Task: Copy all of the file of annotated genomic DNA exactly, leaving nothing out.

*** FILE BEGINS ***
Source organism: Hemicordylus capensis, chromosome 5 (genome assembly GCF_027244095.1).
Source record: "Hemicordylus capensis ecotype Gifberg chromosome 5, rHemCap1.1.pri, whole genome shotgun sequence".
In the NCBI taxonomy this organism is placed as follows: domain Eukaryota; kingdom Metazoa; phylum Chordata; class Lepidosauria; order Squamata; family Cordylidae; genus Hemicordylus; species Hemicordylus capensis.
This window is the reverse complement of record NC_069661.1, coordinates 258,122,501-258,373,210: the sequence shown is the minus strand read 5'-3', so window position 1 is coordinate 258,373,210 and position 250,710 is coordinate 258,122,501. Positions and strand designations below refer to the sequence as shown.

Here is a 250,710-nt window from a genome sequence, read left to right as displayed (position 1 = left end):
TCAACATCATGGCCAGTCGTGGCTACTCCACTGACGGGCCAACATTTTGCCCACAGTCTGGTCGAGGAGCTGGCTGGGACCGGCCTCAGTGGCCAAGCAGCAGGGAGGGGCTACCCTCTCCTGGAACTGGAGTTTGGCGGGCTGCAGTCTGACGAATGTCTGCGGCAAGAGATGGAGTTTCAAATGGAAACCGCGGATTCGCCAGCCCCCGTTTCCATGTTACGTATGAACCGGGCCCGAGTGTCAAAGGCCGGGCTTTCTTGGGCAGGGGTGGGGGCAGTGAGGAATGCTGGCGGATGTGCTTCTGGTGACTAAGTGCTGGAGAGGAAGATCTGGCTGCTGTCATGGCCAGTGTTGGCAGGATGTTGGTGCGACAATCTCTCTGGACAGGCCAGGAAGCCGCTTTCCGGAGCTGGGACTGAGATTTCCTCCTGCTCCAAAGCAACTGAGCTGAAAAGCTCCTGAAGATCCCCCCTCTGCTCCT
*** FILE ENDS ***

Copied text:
Source organism: Hemicordylus capensis, chromosome 5 (genome assembly GCF_027244095.1).
Source record: "Hemicordylus capensis ecotype Gifberg chromosome 5, rHemCap1.1.pri, whole genome shotgun sequence".
In the NCBI taxonomy this organism is placed as follows: domain Eukaryota; kingdom Metazoa; phylum Chordata; class Lepidosauria; order Squamata; family Cordylidae; genus Hemicordylus; species Hemicordylus capensis.
This window is the reverse complement of record NC_069661.1, coordinates 258,122,501-258,373,210: the sequence shown is the minus strand read 5'-3', so window position 1 is coordinate 258,373,210 and position 250,710 is coordinate 258,122,501. Positions and strand designations below refer to the sequence as shown.

Here is a 250,710-nt window from a genome sequence, read left to right as displayed (position 1 = left end):
TCAACATCATGGCCAGTCGTGGCTACTCCACTGACGGGCCAACATTTTGCCCACAGTCTGGTCGAGGAGCTGGCTGGGACCGGCCTCAGTGGCCAAGCAGCAGGGAGGGGCTACCCTCTCCTGGAACTGGAGTTTGGCGGGCTGCAGTCTGACGAATGTCTGCGGCAAGAGATGGAGTTTCAAATGGAAACCGCGGATTCGCCAGCCCCCGTTTCCATGTTACGTATGAACCGGGCCCGAGTGTCAAAGGCCGGGCTTTCTTGGGCAGGGGTGGGGGCAGTGAGGAATGCTGGCGGATGTGCTTCTGGTGACTAAGTGCTGGAGAGGAAGATCTGGCTGCTGTCATGGCCAGTGTTGGCAGGATGTTGGTGCGACAATCTCTCTGGACAGGCCAGGAAGCCGCTTTCCGGAGCTGGGACTGAGATTTCCTCCTGCTCCAAAGCAACTGAGCTGAAAAGCTCCTGAAGATCCCCCCTCTGCTCCT